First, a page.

Tags: Veterans | veteran | homelessness | big ideas

6 Big Ideas to End Veteran Homelessness

By    |   Sunday, 28 Jun 2015 11:26 AM

Homelessness among U.S. veterans is an issue of concern for many who would like to put an end to the problem. Veteran homelessness fell by about a third between 2010 and 2014, according to the U.S. Department of Housing and Urban Development, which estimates the number of homeless veterans in the United States at about 50,000.

Here are six big ideas for ending veteran homelessness.

1. Opening Doors
Maybe the biggest idea to end veteran homelessness is Opening Doors, the federal interagency plan launched in 2010 to combat homelessness in every walk of life. The plan includes a goal of getting every homeless veteran of the U.S. armed services into stable housing by the end of 2015, according to the United States Interagency Council on Homelessness.

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Opening Doors has claimed successes using vouchers and other housing resources at the national, state and local level. Homelessness among veterans fell by 33 percent between 2010 and 2014, meaning almost 25,000 veterans secured stable housing in that time frame, according to a federal estimate.

But the work is far from done, especially when measured against the ambitious goal the program set for itself. Some agencies behind Opening Doors are backing away from the original timetable, Military Times reports.

In 2015, an estimated 50,000 veterans were living on the streets or in transit between shelters, institutions and other temporary refuges, with the Opening Doors self-imposed deadline looming, and some veterans complaining of being "pushed into shelters and housing units that are bug-infested and too expensive" even with federal vouchers, Al Jazeera America reported.

2. Supportive Services for Veteran Families
Launched in 2011, Supportive Services for Veteran Families (SSVF) emerged from the Department of Veterans Affairs (VA) as part of a government-wide initiative to not only end homelessness, but to prevent it by keeping people from lapsing back into homelessness once they're housed.

The parent program, called Homelessness Prevention and Rapid Rehousing (HPRP), provides support services such as regular visits by aid workers to low-income people living in or transitioning to permanent housing, and fast action to keep bouts of homelessness, when they do occur, as brief as possible.

By funding local nonprofit organizations that work every day with the homeless, SSVF assisted more than 61,000 veteran households (singles, couples and families with children) encompassing more than 90,000 people, at an average cost of $2,480 per household, in its first two years of operation, according to the National Center on Homelessness Among Veterans, a research and educational organization.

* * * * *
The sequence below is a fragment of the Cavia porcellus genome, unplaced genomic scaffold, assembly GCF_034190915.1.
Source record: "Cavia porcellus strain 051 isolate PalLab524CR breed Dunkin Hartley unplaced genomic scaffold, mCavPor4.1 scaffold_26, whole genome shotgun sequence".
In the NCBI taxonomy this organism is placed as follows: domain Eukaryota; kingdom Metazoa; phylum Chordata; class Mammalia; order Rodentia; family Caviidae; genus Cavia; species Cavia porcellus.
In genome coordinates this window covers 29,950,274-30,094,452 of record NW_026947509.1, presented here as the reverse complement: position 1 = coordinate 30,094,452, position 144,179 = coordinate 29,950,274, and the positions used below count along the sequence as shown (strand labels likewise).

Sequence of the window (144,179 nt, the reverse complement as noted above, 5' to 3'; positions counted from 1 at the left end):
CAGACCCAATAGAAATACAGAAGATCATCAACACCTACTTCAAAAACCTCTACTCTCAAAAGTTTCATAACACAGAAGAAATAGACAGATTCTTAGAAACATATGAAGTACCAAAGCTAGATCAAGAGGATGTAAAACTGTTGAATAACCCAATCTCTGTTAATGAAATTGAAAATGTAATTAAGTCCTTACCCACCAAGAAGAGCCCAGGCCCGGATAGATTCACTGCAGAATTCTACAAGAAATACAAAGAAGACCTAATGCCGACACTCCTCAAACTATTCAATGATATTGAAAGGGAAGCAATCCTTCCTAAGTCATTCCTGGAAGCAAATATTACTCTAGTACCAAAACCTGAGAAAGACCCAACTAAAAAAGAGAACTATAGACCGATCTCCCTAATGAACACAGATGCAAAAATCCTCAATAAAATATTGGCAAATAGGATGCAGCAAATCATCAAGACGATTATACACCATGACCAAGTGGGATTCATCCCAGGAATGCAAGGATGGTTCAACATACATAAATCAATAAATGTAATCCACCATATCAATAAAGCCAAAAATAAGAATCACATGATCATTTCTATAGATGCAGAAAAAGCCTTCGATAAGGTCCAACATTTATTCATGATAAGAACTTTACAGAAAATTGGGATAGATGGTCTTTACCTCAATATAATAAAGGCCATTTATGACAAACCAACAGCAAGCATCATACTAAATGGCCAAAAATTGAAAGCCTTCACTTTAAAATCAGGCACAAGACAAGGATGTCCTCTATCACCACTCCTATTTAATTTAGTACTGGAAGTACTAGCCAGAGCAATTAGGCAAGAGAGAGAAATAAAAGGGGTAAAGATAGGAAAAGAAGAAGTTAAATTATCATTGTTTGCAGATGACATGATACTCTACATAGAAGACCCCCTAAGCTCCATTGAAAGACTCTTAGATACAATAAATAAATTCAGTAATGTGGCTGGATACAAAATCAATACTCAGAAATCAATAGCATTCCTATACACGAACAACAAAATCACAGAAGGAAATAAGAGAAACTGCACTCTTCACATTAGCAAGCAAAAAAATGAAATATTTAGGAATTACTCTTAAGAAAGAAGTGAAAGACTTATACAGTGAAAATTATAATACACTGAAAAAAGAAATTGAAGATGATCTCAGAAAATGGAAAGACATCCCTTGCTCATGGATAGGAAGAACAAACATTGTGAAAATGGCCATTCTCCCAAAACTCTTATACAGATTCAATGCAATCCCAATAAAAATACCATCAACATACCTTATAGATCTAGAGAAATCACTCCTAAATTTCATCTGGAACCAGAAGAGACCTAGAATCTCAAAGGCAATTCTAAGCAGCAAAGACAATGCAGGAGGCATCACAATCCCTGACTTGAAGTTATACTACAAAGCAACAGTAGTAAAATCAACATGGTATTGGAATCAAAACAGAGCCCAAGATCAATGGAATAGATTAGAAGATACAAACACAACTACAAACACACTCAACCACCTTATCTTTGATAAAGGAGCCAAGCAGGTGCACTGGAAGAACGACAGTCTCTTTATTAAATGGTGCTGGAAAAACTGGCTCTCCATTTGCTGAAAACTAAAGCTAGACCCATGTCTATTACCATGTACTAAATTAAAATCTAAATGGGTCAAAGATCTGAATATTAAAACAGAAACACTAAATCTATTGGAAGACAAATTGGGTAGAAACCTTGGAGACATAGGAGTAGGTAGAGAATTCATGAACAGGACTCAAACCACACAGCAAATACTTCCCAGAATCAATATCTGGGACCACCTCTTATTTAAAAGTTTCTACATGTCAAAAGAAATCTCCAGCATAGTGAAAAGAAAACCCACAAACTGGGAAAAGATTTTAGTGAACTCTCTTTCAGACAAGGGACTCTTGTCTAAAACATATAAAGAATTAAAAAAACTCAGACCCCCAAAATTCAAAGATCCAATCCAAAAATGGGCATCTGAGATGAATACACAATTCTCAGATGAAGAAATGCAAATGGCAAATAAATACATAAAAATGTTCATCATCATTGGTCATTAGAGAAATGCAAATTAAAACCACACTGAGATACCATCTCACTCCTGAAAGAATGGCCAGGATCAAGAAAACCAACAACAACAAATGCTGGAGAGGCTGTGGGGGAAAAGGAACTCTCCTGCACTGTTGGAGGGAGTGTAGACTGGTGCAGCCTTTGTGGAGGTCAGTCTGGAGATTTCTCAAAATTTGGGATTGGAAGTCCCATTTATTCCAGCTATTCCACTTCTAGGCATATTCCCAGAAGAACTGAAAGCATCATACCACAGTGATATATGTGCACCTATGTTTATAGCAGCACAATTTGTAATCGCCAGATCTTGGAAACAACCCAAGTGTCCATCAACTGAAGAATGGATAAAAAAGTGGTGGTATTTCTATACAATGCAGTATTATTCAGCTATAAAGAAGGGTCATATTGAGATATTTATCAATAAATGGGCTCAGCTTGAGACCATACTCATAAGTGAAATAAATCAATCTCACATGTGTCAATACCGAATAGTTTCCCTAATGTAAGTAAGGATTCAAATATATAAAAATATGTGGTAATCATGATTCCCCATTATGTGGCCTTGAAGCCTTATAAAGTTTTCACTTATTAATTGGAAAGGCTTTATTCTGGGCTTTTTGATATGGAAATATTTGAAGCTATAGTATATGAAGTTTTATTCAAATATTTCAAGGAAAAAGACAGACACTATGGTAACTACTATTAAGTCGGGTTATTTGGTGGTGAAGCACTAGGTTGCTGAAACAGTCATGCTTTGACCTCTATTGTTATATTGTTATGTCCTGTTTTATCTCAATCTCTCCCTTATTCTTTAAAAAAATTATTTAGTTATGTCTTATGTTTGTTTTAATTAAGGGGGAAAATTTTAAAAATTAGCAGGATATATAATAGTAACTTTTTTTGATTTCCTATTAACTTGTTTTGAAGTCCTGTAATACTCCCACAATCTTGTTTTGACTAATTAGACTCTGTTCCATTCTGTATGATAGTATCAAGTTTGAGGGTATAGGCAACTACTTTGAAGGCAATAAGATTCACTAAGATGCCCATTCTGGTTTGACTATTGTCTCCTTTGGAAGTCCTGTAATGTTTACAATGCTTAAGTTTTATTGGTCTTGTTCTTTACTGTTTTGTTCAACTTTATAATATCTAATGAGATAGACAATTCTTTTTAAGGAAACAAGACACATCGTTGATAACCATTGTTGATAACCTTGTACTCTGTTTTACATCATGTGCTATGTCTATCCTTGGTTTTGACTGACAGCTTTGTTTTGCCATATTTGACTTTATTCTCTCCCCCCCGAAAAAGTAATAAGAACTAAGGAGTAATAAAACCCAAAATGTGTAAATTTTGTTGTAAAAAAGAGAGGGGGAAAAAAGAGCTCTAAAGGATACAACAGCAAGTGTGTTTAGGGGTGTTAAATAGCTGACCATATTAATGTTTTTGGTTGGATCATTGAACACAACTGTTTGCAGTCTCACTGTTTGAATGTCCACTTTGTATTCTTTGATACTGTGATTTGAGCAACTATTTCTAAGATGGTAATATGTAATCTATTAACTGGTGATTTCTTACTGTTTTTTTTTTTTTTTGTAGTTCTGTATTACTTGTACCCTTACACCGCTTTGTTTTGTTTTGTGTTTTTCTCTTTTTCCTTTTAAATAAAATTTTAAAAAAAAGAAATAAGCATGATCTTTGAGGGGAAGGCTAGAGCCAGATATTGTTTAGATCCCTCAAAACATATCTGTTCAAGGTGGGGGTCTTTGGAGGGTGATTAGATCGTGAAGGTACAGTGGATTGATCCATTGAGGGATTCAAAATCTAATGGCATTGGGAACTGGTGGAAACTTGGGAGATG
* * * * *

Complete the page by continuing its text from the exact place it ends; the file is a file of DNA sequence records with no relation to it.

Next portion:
3. Mayors Challenge
The Mayors Challenge to end veteran homelessness is an initiative promoted by the U.S. Department of Housing and Urban Development (HUD) to engage America's urban centers in the task as part of the VA's 25 Cities project.

These efforts have also claimed some initial successes. By June 2015, four cities — Houston, Phoenix, New Orleans and Salt Lake City — had announced that they had effectively ended veteran homelessness within their borders, according to the National League of Cities.

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4. Housing First
The VA has also embraced a strategy for combating homelessness known as Housing First, which holds that a stable and secure living environment is a person's most pressing need, and that other challenges to health, livelihood and overall well-being are more readily met if the condition of housing is satisfied first, according to the National Alliance to End Homelessness.

5. Housing America’s Future
Although not specifically aimed at veterans, Housing America's Future, a 2013 think tank report from the Bipartisan Policy Center, made waves with its estimate that all homelessness in the United States could be ended for about $22.5 billion per year. That figure represented the cost of rental vouchers for every U.S. household earning 30 percent or less of a community's area median income (AMI).

6. National Housing Trust Fund
Proponents of the National Housing Trust Fund, created in 2008 and still waiting to be used, say it could be funded by cutting the federal mortgage interest deduction in half and converting it into a tax credit — a difficult proposition given the deduction's enduring popularity with homeowners. Nevertheless, advocates say the move could raise $200 billion over 10 years toward low-income housing construction, Think Progress reported.

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Homelessness among U.S. veterans is an issue of concern for many who would like to put an end to the problem. Veteran homelessness fell by about a third between 2010 and 2014, according to the U.S. Department of Housing and Urban Development.
veteran, homelessness, big ideas
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2015-26-28
Sunday, 28 Jun 2015 11:26 AM
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